Looking for something to read?

01.26.2011

in Something to read

Selective reading – and listening – is the key to better English. Selective reading is reading that you select because the topic is interesting and you can understand the text (even if some words are unfamiliar). Looking for something to read? is your monthly guide to outstanding articles from a large variety of sources around the Internet. Come back often!

Change note: Looking for something to read has been changed to Something to read. You’ll always be able to find links at the bottom of the page.

First things first

There are many ways to collect and organize reading that you find online. One of the best is Instapaper. In addition to collecting and organizing texts for reading, Instapaper makes it possible for you to “carry” your texts with you, on your laptop, iPhone, iPad, or other device for reading anytime, anyplace. Learn more at the Instapaper web site.

These articles will be most appropriate for high intermediate and advanced English learners. Most of them would be very good for students who want to improve their academic English by reading. If you can’t read them comfortably, start with something easier, like the ESL Podcast and their learning guides or intermediate level fiction.

If you’re not sure how to use reading to improve your English, take a few minutes to read Getting the most (English) from your reading.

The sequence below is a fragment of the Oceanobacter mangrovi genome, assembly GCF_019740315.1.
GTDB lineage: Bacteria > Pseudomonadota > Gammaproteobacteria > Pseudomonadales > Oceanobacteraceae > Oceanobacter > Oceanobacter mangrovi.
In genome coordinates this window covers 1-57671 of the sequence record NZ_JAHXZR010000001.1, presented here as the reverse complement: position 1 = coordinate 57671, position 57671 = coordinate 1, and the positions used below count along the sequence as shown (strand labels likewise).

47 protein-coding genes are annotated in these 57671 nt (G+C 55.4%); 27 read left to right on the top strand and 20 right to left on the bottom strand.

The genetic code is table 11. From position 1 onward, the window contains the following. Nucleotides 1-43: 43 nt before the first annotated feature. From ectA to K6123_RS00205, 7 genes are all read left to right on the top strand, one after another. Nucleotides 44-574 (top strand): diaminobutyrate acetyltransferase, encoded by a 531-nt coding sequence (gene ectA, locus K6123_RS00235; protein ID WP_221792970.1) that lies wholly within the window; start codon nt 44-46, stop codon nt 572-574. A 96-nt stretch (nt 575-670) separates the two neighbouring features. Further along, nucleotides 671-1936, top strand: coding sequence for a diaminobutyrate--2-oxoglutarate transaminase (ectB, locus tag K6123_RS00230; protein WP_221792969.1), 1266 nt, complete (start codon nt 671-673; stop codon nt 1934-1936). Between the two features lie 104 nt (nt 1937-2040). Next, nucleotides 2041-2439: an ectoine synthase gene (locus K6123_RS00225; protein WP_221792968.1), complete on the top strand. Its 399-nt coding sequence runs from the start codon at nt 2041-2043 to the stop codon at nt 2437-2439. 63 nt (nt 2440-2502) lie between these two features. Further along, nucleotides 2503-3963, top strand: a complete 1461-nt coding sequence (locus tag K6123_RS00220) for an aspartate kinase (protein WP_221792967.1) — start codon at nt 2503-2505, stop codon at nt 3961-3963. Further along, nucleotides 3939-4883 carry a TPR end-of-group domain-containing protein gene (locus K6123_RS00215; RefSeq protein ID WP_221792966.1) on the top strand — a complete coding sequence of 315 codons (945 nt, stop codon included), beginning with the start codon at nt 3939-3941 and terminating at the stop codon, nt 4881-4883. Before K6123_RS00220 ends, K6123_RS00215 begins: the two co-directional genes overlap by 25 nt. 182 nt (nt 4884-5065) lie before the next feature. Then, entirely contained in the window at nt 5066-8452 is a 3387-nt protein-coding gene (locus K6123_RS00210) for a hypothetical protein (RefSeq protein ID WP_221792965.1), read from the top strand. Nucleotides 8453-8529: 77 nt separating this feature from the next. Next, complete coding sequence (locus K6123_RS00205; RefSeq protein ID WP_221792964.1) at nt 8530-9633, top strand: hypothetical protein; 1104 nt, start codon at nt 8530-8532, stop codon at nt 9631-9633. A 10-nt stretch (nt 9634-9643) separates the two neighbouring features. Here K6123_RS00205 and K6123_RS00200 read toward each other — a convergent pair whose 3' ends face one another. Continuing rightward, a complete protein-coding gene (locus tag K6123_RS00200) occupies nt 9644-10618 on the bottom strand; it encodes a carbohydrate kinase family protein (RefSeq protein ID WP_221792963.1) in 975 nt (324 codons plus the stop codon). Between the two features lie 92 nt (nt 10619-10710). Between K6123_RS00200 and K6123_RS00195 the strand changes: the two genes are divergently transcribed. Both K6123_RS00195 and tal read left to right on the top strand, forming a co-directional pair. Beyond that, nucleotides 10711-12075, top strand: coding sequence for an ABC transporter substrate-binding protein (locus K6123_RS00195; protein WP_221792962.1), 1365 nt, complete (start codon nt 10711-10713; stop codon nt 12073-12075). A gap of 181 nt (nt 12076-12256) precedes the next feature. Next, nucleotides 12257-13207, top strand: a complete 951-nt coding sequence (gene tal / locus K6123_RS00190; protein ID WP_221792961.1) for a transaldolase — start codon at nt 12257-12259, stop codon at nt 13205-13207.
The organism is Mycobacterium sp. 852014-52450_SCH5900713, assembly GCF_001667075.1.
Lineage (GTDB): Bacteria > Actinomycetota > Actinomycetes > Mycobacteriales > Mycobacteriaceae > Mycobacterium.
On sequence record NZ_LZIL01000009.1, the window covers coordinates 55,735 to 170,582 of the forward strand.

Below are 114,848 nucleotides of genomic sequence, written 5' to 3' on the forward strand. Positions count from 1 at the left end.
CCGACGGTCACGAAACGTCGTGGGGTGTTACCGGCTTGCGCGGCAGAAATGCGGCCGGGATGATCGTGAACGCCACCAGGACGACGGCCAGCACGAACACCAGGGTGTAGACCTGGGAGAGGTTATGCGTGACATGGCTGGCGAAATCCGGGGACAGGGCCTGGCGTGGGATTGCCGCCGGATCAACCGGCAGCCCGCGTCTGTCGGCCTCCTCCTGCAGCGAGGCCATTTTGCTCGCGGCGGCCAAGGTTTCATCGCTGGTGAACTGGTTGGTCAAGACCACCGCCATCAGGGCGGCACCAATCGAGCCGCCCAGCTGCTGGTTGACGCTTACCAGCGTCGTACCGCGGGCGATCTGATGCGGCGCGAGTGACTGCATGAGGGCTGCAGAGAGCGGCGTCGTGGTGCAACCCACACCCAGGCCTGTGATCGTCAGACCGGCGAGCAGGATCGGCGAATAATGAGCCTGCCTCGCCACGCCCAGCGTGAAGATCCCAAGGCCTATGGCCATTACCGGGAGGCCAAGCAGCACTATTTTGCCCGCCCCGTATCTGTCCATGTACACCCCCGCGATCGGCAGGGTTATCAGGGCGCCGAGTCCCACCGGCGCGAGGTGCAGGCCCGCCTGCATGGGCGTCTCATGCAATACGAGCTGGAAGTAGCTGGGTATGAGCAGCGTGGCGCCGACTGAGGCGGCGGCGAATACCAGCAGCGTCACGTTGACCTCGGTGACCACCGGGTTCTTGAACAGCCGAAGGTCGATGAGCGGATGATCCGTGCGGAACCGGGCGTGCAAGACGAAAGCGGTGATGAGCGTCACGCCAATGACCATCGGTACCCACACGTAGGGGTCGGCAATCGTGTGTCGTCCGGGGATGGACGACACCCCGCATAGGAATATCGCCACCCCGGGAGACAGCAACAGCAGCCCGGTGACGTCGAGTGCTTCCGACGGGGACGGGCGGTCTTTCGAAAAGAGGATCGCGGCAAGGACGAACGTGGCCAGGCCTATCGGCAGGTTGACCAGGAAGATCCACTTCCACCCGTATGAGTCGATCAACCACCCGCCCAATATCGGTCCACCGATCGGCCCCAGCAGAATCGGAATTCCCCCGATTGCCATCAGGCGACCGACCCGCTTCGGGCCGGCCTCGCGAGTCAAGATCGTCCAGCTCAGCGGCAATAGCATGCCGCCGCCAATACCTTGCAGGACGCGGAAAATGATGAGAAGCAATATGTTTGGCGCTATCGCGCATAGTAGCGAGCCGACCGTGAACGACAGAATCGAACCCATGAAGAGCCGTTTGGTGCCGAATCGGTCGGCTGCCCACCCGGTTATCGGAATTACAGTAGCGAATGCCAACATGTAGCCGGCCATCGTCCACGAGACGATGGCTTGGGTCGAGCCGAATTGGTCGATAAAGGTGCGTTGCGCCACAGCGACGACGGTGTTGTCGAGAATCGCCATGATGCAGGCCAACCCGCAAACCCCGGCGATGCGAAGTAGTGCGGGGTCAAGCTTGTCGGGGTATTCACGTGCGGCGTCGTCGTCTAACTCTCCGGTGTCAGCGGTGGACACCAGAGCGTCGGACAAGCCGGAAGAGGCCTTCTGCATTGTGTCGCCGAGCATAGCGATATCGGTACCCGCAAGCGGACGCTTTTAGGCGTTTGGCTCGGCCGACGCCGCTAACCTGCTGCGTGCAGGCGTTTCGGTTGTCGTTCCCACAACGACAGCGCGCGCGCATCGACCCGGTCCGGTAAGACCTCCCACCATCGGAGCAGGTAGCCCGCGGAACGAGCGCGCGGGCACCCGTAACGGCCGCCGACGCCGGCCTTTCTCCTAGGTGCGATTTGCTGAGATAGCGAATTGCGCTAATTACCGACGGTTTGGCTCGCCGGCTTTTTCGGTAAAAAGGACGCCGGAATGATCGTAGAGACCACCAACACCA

Something to read

Here are two lists of articles put together by other people – from longforms.org and the IfYouOnly Twitter feed:

1. The Best of 2010 and The 10 Most Ridiculously Entertaining Reads of 2010 from longform.org.

2. If you only read one thing today, make it this.

  • IfYouOnly is a Twitter feed that began in August, 2010. Its editors select and tweet a link to one article every day. IfYouOnly now lists about 150 articles and has more than 2,000 followers.

Check out the lists. And come back next month for more articles.

Warren Ediger

Related reading: More reading, less looking

Reference: Krashen (1981) The “Fundamental Pedagogical Principle” in Second Language Teaching

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